Students Map the Effectiveness of Local Government
It seems that everyone likes to complain about the effectiveness of local government. Citizens want to know exactly what their elected officials are doing with their tax dollars. How is local government helping residents of their community? But how is the average citizen supposed to find out?
At Westinghouse Tech H.S. in Brooklyn, NY, the seniors in Kristen Tompeck’s U.S. Government class came up with an answer. Using basic mobile devices (smart phones) and readily-available online applications, they created something they called the Geoproximity Project — a series of online maps that graphically illustrate how local government is active (or not) in their communities. With their work they showed how mobile devices, online communications, and a study of political systems could be combined to encourage better citizen awareness and activism.
Tompeck developed the semester-long class project with the media professionals from NLI’s New York City Innovation Center, located in the same campus as Westinghouse High School. They divided the class into six teams of four students each. Each team was responsible for researching and collecting data, evaluating and presenting their findings for a city council district in the borough of Brooklyn. The districts were Coney Island, Crown Heights, Brooklyn Heights, Flatbush, and Bushwick.
Their goal was to identify and map three categories of data, using Nokia smart phones and Google Maps to record their findings. Each item was recorded as a place marker on the map of their district. The three types of place markers were:
1. The District, which included a general overview of the district, including demographics, brief history, and points of interest.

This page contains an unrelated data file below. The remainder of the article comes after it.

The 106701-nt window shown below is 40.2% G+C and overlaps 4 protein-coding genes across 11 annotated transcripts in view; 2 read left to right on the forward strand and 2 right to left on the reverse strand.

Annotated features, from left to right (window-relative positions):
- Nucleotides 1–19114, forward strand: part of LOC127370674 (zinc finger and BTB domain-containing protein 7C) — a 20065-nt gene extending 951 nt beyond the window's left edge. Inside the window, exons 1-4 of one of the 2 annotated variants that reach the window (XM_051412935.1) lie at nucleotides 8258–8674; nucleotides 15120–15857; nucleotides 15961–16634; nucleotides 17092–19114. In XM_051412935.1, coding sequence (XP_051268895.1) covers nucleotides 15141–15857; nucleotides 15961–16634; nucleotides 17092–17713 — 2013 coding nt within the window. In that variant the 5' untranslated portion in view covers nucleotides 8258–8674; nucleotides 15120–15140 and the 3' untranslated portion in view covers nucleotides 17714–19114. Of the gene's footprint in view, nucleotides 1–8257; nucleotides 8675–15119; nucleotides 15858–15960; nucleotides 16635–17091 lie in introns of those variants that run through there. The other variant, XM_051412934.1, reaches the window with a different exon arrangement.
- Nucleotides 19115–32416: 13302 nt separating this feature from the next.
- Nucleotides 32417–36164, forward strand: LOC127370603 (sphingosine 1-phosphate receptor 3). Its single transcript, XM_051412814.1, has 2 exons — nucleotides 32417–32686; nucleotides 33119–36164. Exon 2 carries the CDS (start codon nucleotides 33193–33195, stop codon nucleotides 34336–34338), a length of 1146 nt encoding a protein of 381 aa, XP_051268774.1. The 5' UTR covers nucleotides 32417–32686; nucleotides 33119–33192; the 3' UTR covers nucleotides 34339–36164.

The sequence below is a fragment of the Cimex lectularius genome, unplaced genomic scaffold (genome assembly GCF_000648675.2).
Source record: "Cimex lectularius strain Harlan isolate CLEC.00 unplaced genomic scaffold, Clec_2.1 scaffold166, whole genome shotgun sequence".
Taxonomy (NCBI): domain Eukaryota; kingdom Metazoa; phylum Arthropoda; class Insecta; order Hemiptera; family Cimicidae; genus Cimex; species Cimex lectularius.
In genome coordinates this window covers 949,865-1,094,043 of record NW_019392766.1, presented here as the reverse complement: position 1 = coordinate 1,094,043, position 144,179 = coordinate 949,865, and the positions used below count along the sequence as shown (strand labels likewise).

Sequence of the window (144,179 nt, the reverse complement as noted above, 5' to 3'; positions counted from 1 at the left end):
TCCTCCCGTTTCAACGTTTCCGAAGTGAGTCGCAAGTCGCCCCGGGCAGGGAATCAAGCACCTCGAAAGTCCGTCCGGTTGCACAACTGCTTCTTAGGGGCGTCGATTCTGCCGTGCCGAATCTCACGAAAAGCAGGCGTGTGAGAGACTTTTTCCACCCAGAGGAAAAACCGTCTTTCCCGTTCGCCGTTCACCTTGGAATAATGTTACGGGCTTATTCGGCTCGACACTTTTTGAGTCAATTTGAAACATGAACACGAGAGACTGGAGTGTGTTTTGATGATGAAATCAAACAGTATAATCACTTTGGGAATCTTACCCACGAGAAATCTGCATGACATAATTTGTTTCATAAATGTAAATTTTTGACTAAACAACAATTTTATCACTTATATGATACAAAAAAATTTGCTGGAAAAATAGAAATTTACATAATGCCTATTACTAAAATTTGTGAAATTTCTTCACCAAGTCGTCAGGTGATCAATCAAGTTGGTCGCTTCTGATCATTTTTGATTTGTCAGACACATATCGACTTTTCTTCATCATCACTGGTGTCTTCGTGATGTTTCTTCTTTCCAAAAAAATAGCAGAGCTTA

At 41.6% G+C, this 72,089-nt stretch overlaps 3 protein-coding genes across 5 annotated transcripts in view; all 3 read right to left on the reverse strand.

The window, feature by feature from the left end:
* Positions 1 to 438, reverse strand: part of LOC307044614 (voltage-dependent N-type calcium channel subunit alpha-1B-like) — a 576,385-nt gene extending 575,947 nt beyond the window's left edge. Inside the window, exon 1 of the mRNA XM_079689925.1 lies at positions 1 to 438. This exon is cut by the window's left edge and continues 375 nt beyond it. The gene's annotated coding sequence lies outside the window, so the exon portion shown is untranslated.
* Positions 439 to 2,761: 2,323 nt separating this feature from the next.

2. The District Council Member, placed at the council member's office, and including general information about the council member, a link to his/her webpage, and an original photo taken by the students.
3. Local government initiatives, showing the location of projects or other government funded works in progress. Students were tasked with finding five to seven projects in each district.
For each category of place marker, the students used their smart phones to take digital photos, and in some cases to record audio or video interviews with the public. They also wrote text to accompany each place marker. These media elements integrated into the online maps built with Google Maps.
Learning to Poll
In addition to building the maps, the student teams used a web-based application called PollEverywhere as a survey tool. The application allows users to construct a poll that can be answered online, through text messaging, or on Twitter. The poll was used by the class to evaluate the project and their final presentations.
The Geoproximity Project is a good example of the way NLI uses project-based learning to integrate digital media and mobile technology with existing curriculum. Working with faculty members, this methodology leads to innovative programs that help young people gain new skills and understanding while unleashing their own natural curiosity and creativity.